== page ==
Pros: Excellent frequency response, very balanced sound. Excellent, punchy bass, energetic mids/treble. Great imaging, timbre & soundstage for closed cans.
Cons: Slightly heavy. Comfortable for up to 2-3 hours.
I needed a closed pair of headphones to use during late-night listening sessions, when my wife and daughter are asleep, and where my (VERY) open-backed Grado PS500's leaked too much sound. The Grado's are amazing, and had they made a closed headphone, they could simply sign me up. So I began a journey to find the ideal audiophile closed headphone, which would also isolate noise effectively in a passive way, and ideally be portable. I tried the Beyerdynamic DT1350, great treble, punchy bass, and good mids. It just wasn't as "FUN" as I was looking for. Additionally, it got uncomfortable being supra-aural on sitting on the ear. I also tried the VModa M100, as I had read it was more accurate than their previous offerings. Ok, it is incredibly built, military grade even. But it was just still too colored for me, adding bass in places that didn't need it, and overpowering the mids. The treble was fairly good, but a little rolled off at the limits. Next I tried the Sennheiser Amperior. This is a good headphone, and many will like it. I thought the highs were a bit zazzy and hot, especially with "S" and "T" sounds. Of course, the source was critical, and the better the quality of the file, the better the output. I just couldn't put my finger on why I didn't want to keep them, but the clamping force was the deciding factor. Throughout this search of trial and error, I came across several glowing reviews for the PSB M4U 2's, which featured active noise cancelling. I had never been a huge fan of the way added electronics altered the sound quality and transparency of these types of headphones, but many respected audio publications said they were different. Then I read that PSB had recently released a new model without the active noise cancelling. It was difficult to find a review for this pair specifically, but I decided to pull the trigger. WOW. This is the first headphone that Paul Barton of PSB has introduced, and they knocked it out of the park. These are really phenomenal sounding headphones.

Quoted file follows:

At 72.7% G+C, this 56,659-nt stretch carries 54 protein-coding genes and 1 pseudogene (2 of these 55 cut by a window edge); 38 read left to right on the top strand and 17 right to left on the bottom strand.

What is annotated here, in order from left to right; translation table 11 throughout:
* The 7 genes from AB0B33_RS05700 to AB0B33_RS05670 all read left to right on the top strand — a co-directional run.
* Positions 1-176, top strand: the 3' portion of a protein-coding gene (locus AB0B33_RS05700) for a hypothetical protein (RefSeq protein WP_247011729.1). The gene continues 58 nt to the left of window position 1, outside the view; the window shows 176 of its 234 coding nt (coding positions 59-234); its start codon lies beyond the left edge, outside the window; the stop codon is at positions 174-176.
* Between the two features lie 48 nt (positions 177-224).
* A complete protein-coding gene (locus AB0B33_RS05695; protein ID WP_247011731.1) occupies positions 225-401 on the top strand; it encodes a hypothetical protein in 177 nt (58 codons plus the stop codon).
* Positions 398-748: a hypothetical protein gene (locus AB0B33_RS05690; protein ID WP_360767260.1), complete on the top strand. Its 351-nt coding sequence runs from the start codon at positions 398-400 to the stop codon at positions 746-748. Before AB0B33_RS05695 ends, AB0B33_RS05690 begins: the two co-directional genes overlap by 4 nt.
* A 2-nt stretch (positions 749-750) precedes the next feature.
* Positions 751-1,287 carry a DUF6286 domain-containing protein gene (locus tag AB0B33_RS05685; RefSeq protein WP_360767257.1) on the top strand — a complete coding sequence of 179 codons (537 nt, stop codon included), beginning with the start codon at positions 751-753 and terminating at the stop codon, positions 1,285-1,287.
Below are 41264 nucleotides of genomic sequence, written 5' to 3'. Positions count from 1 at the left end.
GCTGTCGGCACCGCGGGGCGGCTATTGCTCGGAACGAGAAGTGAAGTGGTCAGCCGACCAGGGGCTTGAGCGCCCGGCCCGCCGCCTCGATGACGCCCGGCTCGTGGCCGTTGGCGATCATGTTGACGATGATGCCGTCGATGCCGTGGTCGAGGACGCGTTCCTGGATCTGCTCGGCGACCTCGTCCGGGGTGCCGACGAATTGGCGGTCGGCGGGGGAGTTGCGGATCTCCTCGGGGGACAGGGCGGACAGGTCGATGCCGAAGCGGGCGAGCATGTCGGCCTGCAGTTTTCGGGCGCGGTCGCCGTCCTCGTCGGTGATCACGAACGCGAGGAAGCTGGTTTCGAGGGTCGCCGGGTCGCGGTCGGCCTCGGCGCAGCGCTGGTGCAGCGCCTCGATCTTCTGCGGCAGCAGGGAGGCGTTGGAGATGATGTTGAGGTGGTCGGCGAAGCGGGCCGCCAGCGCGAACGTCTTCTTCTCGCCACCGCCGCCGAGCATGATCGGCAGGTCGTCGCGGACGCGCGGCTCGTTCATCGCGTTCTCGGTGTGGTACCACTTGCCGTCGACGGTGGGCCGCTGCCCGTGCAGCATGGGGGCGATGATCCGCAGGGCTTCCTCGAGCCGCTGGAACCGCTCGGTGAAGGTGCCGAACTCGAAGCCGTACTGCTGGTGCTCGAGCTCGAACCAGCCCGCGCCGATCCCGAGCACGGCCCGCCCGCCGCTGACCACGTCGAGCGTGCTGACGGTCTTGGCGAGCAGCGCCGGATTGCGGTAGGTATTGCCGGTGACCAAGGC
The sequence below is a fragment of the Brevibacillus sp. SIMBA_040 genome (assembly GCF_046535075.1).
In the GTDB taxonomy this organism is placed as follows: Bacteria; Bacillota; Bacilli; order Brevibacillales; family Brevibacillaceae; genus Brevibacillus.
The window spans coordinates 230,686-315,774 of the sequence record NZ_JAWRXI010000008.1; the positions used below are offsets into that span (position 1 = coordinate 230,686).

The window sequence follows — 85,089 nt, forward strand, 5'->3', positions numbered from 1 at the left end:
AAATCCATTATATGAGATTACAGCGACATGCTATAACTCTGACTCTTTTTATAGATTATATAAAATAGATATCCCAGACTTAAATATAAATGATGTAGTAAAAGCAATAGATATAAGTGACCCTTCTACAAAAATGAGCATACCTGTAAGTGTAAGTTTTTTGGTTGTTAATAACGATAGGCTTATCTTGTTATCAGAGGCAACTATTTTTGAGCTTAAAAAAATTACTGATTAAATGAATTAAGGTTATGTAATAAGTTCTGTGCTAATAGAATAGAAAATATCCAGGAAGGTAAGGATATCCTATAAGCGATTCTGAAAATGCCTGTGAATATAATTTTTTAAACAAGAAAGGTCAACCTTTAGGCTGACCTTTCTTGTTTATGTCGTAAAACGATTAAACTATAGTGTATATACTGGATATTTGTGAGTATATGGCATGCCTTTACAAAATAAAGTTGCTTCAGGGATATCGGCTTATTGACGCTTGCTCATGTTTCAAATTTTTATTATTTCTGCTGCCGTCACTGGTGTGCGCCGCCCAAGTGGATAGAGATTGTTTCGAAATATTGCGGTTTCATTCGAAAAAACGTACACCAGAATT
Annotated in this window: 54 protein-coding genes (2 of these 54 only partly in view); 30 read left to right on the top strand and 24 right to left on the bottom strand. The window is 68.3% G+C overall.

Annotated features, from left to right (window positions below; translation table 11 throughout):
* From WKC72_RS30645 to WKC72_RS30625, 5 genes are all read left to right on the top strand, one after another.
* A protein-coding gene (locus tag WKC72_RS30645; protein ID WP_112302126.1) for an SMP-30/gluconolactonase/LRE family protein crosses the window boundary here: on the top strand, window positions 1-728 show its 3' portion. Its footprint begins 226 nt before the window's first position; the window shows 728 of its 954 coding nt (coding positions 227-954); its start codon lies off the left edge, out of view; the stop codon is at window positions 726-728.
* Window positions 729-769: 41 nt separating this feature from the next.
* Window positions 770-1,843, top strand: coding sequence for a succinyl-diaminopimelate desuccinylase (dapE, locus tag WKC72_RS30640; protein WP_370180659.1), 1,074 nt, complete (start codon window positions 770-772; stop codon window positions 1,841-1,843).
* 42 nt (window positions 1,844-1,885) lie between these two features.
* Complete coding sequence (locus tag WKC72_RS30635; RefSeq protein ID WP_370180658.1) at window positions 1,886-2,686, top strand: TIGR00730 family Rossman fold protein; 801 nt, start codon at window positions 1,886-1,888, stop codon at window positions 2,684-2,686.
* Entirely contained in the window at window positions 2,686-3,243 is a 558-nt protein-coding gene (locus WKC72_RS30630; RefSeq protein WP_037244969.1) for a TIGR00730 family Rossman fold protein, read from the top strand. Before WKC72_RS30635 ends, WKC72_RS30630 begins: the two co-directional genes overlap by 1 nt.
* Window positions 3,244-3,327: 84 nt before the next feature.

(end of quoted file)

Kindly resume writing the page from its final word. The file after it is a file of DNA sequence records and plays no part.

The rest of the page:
Treble: These have as close to a perfect, extended treble for their price that I could possibly imagine. They have excellent resolution and detail, easily keeping up with phones 2-3x their price. They have an extremely balanced top-end that has sparkle, energy and impact, rendering all range of instruments, both electric and strings/percussion with lifelike precision. They never fatigue me and have little to no sibilants. Being a drummer, the realistic snap of snares is a special treat.
Mids: Fantastic, slightly forward, with just the right amount of presence and weight to immerse you in the music. Great with both male and female vocals, and well rounded with all genres, from Rock to Hip-Hop, EDM to Classical. Truly, it is hard to find faults with the frequency range and presentation that Paul Barton and team engineered into these beauties.
Bass: Awesome. Awesome. Awesome. Punchy, able to achieve sub-bass, and so accurate and fast. They do their best to add nothing to the original intended sound, but they can really slam when the song calls for it. I've played them pretty darn loud with my Nuforce Icon HDP, and I cannot get them to break-up.
I'm just in awe that these are only $299. Audiophile steal. Period. Please don't feel trepidation to make the purchase due to the low amount of positive reviews online. Folks who have heard the M4U 1 and the M4U2, and compared them back to back, have preferred the transparency and naturalness of the M4U1. You're not getting less headphone if you don't care about the active noise cancelling. They myriad of reviews are correct. Buy these, you won't be disappointed.